Searching for Bodies
Sullivan Remains Untouched; Arthur Hesford Visits Laos
Never Give Up Hope: Code Letters and Post-SAR Attempts
Van Putten Escapes

11. MACV for JPRC

Getting the CIA More Involved
Death of a POW

Monteray Angler: Trying to Solve the Problems
Escapes and Recoveries
Growing Frustration:
Oak Circle
The Families Demand Action: Laird Goes Public
Three More from Hanoi
Godley Replaces Sullivan
Updating the Lao Database
Out of the Stone

Product Details

ISBN:
9780684835143
Subtitle:
(the untold story of U).S. POW rescue efforts during the Vietnam war
Author:
Veith, George J
Publisher:
Free Press
Location:
New York :
Subject:
Military - United States
Subject:
Military - Vietnam War
Subject:
Vietnamese conflict, 1961-1975
Subject:
Southeast Asia
Subject:
Prisoners of war
Subject:
Prisoners and prisons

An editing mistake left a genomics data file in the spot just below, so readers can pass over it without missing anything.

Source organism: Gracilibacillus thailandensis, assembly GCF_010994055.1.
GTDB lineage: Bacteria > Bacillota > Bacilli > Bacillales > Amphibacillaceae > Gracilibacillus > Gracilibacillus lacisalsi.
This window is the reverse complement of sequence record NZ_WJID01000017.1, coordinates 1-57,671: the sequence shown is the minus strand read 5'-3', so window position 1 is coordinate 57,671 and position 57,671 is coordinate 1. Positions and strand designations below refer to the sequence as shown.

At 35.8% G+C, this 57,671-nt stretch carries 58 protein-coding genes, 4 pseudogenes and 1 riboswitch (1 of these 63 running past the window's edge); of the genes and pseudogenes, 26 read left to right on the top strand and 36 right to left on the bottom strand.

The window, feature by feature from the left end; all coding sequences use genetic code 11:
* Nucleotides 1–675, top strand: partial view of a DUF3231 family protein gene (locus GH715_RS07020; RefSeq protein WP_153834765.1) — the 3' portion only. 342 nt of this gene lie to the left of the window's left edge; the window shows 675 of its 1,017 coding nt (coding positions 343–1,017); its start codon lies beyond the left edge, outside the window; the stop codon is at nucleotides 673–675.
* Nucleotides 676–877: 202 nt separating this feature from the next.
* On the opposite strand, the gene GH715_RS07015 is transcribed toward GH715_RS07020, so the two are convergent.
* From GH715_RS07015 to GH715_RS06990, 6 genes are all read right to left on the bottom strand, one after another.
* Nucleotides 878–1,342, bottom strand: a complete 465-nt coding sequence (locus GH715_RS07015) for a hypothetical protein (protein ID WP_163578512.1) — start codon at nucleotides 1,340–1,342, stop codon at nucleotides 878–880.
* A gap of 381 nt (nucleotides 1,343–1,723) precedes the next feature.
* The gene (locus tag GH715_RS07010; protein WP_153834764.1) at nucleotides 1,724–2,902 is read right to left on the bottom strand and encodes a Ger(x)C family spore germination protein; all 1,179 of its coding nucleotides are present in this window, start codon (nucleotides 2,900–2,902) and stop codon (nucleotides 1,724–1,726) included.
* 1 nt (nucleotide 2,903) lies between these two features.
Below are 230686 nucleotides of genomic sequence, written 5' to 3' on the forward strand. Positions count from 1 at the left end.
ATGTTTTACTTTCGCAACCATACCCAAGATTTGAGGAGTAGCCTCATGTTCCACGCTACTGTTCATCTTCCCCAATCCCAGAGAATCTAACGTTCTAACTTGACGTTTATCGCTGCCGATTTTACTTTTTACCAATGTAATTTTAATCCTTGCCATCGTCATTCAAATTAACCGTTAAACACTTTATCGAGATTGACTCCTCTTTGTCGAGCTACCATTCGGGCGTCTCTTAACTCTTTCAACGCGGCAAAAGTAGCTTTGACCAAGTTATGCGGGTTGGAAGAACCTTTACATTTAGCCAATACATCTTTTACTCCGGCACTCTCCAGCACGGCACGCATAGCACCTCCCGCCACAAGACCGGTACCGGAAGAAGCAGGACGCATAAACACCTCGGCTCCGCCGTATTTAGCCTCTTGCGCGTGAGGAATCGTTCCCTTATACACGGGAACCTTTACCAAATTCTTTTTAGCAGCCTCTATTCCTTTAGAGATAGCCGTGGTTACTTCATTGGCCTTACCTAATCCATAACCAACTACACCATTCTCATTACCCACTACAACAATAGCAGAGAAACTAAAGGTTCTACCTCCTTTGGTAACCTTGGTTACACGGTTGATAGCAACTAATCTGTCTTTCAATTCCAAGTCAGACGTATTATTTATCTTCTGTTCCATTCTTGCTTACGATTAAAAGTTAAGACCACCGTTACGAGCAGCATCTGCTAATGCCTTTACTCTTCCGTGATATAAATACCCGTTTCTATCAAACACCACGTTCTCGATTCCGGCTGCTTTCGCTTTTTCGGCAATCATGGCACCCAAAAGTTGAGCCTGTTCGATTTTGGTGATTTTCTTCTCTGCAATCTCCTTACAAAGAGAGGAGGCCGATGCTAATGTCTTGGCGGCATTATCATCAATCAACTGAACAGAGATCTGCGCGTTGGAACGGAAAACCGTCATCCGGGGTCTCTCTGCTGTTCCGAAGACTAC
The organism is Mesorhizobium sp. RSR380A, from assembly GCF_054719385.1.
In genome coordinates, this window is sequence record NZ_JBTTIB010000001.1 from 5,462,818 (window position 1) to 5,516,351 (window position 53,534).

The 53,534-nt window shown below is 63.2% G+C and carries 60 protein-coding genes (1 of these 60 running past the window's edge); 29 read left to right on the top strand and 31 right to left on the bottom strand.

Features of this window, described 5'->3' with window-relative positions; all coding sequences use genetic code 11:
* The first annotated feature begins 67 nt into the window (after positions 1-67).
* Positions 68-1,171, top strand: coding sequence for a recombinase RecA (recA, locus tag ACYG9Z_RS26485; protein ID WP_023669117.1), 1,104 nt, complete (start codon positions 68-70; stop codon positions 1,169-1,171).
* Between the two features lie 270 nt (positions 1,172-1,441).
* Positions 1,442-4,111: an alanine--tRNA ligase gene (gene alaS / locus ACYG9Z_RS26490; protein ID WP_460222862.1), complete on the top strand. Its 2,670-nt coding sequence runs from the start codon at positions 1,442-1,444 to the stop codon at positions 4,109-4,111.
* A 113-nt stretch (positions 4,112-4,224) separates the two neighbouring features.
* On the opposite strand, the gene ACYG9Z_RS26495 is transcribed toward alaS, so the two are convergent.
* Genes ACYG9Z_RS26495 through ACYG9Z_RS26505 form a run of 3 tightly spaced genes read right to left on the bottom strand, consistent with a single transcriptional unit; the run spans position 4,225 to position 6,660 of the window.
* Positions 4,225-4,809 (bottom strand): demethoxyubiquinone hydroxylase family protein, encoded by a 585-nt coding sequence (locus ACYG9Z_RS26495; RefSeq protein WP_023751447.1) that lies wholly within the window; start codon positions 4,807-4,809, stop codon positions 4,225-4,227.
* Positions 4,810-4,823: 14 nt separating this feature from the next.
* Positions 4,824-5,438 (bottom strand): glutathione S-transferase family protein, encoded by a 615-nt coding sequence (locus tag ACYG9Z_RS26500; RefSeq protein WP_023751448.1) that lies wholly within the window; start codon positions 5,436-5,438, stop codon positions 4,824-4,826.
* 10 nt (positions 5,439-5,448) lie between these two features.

Subject:
Prisoners of war -- Indochina.
Subject:
Vietnamese Conflict, 19
Copyright:
Series Volume:
12
Publication Date:
c1998
Binding:
HC
Language:
English
Illustrations:
Yes
Pages:
xx, 408 p.
Dimensions:
9.64x6.50x1.39 in. 1.65 lbs.
Age Level:
Creating the First POW Database<BR> We face a pro

Other books you might like

  1. The Outsiders
    Used Mass Market $3.50
  2. So Yesterday
    Used Trade Paper $3.95
  3. Eclipse (Twilight Saga #3 )
    Used Hardcover $1.50
  4. Things Change
    Used Hardcover $6.50
  5. Skate
    Used Mass Market $3.95
  6. Blood and Chocolate Used Trade Paper $3.50

Related Subjects

History and Social Science » Military » Vietnam War

Code-name Bright Light :the untold story of U.S. POW rescue efforts during the Vietnam war Used Hardcover
0 stars - 0 reviews
$11.50 In Stock
Product details xx, 408 p. pages Free Press,c1998. - English 9780684835143 Reviews:
"Synopsis" by , More than two decades after the end of the Vietnam war, U.S. government efforts to account for POW/MIAs continue to divide Americans, many of whom are persistently critical of what they believe are the government's cover-ups and ineptitude in attempting to find, rescue, and account for the missing. For decades shrouded by issues of "national security", the history of U.S. POW/MIA intelligence and wartime rescue operations is only now coming to light.